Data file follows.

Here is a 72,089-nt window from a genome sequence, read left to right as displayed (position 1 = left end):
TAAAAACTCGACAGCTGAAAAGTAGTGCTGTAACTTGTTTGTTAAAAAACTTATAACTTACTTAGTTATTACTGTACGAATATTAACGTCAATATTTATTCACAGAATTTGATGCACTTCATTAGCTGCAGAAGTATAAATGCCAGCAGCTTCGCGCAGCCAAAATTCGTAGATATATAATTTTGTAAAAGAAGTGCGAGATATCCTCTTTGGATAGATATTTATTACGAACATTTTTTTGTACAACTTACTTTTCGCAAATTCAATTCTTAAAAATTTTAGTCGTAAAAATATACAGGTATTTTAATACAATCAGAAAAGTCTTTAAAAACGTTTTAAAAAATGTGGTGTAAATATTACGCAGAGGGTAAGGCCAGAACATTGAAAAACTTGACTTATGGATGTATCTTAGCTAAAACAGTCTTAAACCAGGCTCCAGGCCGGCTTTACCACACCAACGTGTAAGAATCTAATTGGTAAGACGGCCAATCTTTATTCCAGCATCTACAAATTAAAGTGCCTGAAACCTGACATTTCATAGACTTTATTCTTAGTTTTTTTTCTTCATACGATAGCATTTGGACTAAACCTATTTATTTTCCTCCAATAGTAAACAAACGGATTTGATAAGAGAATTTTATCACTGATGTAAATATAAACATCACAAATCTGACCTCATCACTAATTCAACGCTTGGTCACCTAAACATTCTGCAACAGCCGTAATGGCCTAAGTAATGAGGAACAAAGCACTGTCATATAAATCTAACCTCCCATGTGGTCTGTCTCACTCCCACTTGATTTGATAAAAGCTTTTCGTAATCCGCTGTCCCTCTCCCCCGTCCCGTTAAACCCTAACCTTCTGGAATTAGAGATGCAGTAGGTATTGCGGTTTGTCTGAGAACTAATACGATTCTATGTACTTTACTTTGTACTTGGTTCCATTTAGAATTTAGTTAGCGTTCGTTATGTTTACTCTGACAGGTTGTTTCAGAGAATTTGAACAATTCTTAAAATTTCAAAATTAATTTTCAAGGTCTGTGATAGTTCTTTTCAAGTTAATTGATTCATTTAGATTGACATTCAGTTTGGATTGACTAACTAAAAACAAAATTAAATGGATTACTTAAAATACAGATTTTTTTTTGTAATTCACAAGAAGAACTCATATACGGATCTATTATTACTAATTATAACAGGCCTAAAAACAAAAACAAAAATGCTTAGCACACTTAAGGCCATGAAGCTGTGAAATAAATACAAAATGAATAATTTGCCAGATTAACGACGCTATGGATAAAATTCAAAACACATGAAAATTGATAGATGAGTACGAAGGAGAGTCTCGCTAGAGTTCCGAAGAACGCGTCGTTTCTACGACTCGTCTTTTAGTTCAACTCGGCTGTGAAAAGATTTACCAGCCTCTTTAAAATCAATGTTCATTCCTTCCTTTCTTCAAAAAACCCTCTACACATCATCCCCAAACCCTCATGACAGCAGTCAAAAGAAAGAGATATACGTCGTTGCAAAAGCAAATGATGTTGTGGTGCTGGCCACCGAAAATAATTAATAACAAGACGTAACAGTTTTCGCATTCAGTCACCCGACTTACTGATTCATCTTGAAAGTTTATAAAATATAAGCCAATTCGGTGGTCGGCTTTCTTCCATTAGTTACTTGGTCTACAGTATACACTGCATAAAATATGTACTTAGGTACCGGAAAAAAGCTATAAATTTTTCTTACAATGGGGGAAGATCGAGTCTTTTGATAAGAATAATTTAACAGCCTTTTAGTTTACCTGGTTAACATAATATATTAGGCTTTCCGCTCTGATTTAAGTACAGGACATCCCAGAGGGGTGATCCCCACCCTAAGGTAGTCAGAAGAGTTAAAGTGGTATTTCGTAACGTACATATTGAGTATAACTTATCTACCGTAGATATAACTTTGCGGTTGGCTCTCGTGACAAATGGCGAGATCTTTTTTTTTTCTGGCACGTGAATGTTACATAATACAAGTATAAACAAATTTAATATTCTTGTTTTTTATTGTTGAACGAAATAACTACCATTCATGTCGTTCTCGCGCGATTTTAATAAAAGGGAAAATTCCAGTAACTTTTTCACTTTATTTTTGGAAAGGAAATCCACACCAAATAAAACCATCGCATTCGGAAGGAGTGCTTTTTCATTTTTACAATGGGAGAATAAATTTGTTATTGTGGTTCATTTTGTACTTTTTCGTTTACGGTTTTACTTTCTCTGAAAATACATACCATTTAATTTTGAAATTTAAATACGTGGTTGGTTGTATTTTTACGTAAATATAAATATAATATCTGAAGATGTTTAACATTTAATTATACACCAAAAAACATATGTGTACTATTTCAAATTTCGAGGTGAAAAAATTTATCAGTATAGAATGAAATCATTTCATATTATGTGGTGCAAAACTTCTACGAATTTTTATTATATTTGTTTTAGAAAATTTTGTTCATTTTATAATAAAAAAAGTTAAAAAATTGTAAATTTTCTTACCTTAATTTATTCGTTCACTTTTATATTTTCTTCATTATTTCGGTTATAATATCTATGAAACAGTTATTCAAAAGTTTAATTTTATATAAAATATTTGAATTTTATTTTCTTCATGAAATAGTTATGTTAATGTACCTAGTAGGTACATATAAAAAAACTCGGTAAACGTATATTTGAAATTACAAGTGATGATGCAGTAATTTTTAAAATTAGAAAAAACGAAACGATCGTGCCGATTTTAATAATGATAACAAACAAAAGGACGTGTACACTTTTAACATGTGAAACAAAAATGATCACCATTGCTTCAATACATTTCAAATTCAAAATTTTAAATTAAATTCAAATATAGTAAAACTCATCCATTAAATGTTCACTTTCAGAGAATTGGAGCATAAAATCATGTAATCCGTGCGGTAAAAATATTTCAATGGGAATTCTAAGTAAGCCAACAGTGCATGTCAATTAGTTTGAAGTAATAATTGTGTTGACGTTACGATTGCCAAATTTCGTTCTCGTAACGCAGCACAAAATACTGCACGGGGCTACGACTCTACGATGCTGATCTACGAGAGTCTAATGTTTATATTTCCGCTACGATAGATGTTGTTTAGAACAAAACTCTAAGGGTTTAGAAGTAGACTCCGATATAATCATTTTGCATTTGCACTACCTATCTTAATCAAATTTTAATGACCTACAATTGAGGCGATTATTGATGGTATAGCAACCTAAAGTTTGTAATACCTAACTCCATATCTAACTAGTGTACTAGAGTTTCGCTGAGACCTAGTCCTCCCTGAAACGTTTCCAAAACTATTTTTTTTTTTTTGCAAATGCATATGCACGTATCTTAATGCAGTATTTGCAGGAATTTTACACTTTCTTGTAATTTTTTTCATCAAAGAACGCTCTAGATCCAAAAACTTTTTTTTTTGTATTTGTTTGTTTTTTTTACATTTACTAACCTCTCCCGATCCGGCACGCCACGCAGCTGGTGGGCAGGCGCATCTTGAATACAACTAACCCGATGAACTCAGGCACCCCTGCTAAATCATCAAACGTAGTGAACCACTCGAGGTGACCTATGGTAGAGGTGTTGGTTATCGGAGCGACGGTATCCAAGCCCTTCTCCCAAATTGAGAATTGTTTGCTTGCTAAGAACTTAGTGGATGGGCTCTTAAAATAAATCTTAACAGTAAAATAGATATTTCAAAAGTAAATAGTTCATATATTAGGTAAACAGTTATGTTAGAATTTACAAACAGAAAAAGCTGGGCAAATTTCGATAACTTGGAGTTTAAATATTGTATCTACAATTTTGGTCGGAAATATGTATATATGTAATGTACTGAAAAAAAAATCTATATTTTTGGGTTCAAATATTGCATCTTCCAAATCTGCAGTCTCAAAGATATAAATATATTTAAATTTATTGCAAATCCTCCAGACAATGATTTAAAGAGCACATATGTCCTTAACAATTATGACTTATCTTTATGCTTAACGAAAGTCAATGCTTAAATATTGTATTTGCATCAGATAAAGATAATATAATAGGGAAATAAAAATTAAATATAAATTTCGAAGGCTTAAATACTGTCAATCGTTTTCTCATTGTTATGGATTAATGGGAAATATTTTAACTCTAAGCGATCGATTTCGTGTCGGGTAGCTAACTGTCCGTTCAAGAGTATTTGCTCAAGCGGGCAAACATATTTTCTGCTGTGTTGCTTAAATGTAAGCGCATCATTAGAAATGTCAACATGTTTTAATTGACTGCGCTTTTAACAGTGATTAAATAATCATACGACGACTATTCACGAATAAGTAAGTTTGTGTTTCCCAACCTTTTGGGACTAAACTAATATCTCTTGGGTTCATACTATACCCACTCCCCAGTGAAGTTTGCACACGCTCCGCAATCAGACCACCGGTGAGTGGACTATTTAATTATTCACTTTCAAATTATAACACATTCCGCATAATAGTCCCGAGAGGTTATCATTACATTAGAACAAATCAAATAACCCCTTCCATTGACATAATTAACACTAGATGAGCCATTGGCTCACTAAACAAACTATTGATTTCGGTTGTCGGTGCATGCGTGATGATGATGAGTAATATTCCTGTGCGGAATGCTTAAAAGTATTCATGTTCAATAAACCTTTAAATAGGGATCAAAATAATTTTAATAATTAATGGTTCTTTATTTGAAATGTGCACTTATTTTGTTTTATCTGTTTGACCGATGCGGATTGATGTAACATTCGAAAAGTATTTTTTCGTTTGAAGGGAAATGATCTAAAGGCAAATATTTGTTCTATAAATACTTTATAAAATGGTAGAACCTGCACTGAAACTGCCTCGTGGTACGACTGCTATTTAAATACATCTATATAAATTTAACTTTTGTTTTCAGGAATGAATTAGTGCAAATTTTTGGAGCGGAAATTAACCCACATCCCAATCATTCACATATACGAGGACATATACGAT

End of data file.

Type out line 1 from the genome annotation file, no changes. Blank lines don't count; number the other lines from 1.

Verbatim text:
Here is a 72,089-nt window from a genome sequence, read left to right as displayed (position 1 = left end):